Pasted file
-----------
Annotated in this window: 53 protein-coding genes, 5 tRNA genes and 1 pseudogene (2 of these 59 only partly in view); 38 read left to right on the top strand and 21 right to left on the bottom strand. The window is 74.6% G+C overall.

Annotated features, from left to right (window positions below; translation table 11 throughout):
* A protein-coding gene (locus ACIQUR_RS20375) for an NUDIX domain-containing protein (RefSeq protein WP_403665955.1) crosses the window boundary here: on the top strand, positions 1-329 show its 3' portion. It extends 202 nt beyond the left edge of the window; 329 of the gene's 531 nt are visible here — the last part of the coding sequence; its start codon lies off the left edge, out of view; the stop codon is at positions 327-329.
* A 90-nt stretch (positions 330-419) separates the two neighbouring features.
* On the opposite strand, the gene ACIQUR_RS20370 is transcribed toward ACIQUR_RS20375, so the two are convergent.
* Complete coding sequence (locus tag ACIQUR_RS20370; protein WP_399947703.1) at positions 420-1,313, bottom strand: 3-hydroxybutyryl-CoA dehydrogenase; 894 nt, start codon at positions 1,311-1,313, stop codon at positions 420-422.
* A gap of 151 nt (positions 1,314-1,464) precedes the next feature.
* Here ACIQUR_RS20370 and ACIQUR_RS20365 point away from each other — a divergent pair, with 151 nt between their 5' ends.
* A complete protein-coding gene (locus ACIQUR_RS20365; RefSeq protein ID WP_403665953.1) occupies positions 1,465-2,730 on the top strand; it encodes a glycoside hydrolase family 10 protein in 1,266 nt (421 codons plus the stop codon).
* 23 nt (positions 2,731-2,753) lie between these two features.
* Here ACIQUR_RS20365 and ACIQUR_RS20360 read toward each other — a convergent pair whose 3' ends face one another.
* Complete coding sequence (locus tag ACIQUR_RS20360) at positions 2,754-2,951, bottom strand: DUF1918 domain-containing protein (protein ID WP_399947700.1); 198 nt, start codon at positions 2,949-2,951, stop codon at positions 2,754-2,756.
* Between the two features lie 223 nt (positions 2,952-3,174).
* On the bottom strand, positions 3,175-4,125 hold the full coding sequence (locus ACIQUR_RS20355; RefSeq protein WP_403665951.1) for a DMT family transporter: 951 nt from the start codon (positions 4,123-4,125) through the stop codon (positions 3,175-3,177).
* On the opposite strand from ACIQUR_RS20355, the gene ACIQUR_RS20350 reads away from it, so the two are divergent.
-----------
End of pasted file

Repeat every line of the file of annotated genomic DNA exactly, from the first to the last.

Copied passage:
Annotated in this window: 53 protein-coding genes, 5 tRNA genes and 1 pseudogene (2 of these 59 only partly in view); 38 read left to right on the top strand and 21 right to left on the bottom strand. The window is 74.6% G+C overall.

Annotated features, from left to right (window positions below; translation table 11 throughout):
* A protein-coding gene (locus ACIQUR_RS20375) for an NUDIX domain-containing protein (RefSeq protein WP_403665955.1) crosses the window boundary here: on the top strand, positions 1-329 show its 3' portion. It extends 202 nt beyond the left edge of the window; 329 of the gene's 531 nt are visible here — the last part of the coding sequence; its start codon lies off the left edge, out of view; the stop codon is at positions 327-329.
* A 90-nt stretch (positions 330-419) separates the two neighbouring features.
* On the opposite strand, the gene ACIQUR_RS20370 is transcribed toward ACIQUR_RS20375, so the two are convergent.
* Complete coding sequence (locus tag ACIQUR_RS20370; protein WP_399947703.1) at positions 420-1,313, bottom strand: 3-hydroxybutyryl-CoA dehydrogenase; 894 nt, start codon at positions 1,311-1,313, stop codon at positions 420-422.
* A gap of 151 nt (positions 1,314-1,464) precedes the next feature.
* Here ACIQUR_RS20370 and ACIQUR_RS20365 point away from each other — a divergent pair, with 151 nt between their 5' ends.
* A complete protein-coding gene (locus ACIQUR_RS20365; RefSeq protein ID WP_403665953.1) occupies positions 1,465-2,730 on the top strand; it encodes a glycoside hydrolase family 10 protein in 1,266 nt (421 codons plus the stop codon).
* 23 nt (positions 2,731-2,753) lie between these two features.
* Here ACIQUR_RS20365 and ACIQUR_RS20360 read toward each other — a convergent pair whose 3' ends face one another.
* Complete coding sequence (locus tag ACIQUR_RS20360) at positions 2,754-2,951, bottom strand: DUF1918 domain-containing protein (protein ID WP_399947700.1); 198 nt, start codon at positions 2,949-2,951, stop codon at positions 2,754-2,756.
* Between the two features lie 223 nt (positions 2,952-3,174).
* On the bottom strand, positions 3,175-4,125 hold the full coding sequence (locus ACIQUR_RS20355; RefSeq protein WP_403665951.1) for a DMT family transporter: 951 nt from the start codon (positions 4,123-4,125) through the stop codon (positions 3,175-3,177).
* On the opposite strand from ACIQUR_RS20355, the gene ACIQUR_RS20350 reads away from it, so the two are divergent.